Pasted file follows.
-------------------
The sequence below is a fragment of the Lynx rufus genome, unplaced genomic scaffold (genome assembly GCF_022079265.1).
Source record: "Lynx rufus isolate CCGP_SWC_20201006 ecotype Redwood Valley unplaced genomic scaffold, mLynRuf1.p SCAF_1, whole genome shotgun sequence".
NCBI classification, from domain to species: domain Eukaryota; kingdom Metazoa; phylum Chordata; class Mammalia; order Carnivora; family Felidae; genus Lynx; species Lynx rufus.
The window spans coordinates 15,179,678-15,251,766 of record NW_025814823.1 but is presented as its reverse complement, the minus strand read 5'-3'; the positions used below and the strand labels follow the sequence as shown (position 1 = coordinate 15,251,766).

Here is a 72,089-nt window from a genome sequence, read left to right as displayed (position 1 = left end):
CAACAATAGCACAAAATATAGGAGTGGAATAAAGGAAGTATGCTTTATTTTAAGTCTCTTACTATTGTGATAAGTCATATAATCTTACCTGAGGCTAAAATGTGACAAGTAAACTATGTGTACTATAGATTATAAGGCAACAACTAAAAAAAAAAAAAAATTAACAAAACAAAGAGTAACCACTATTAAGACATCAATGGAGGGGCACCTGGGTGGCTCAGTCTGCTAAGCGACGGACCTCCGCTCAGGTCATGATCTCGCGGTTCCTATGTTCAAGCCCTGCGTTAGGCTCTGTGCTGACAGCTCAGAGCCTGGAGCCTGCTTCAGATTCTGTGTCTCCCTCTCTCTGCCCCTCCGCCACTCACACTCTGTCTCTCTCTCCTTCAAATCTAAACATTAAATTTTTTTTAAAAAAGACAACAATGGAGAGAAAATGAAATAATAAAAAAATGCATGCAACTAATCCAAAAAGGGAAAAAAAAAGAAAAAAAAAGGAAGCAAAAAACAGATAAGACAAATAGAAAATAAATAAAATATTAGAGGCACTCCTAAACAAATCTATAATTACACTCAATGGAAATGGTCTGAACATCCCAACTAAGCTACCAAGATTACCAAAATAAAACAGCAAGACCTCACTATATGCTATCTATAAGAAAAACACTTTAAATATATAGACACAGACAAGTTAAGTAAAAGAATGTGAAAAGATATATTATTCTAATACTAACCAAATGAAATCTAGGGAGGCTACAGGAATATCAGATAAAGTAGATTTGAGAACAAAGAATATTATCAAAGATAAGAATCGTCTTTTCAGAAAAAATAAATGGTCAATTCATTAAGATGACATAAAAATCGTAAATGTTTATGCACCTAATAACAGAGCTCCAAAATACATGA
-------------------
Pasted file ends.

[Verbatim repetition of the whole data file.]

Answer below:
The sequence below is a fragment of the Lynx rufus genome, unplaced genomic scaffold (genome assembly GCF_022079265.1).
Source record: "Lynx rufus isolate CCGP_SWC_20201006 ecotype Redwood Valley unplaced genomic scaffold, mLynRuf1.p SCAF_1, whole genome shotgun sequence".
NCBI classification, from domain to species: domain Eukaryota; kingdom Metazoa; phylum Chordata; class Mammalia; order Carnivora; family Felidae; genus Lynx; species Lynx rufus.
The window spans coordinates 15,179,678-15,251,766 of record NW_025814823.1 but is presented as its reverse complement, the minus strand read 5'-3'; the positions used below and the strand labels follow the sequence as shown (position 1 = coordinate 15,251,766).

Here is a 72,089-nt window from a genome sequence, read left to right as displayed (position 1 = left end):
CAACAATAGCACAAAATATAGGAGTGGAATAAAGGAAGTATGCTTTATTTTAAGTCTCTTACTATTGTGATAAGTCATATAATCTTACCTGAGGCTAAAATGTGACAAGTAAACTATGTGTACTATAGATTATAAGGCAACAACTAAAAAAAAAAAAAAATTAACAAAACAAAGAGTAACCACTATTAAGACATCAATGGAGGGGCACCTGGGTGGCTCAGTCTGCTAAGCGACGGACCTCCGCTCAGGTCATGATCTCGCGGTTCCTATGTTCAAGCCCTGCGTTAGGCTCTGTGCTGACAGCTCAGAGCCTGGAGCCTGCTTCAGATTCTGTGTCTCCCTCTCTCTGCCCCTCCGCCACTCACACTCTGTCTCTCTCTCCTTCAAATCTAAACATTAAATTTTTTTTAAAAAAGACAACAATGGAGAGAAAATGAAATAATAAAAAAATGCATGCAACTAATCCAAAAAGGGAAAAAAAAAGAAAAAAAAAGGAAGCAAAAAACAGATAAGACAAATAGAAAATAAATAAAATATTAGAGGCACTCCTAAACAAATCTATAATTACACTCAATGGAAATGGTCTGAACATCCCAACTAAGCTACCAAGATTACCAAAATAAAACAGCAAGACCTCACTATATGCTATCTATAAGAAAAACACTTTAAATATATAGACACAGACAAGTTAAGTAAAAGAATGTGAAAAGATATATTATTCTAATACTAACCAAATGAAATCTAGGGAGGCTACAGGAATATCAGATAAAGTAGATTTGAGAACAAAGAATATTATCAAAGATAAGAATCGTCTTTTCAGAAAAAATAAATGGTCAATTCATTAAGATGACATAAAAATCGTAAATGTTTATGCACCTAATAACAGAGCTCCAAAATACATGA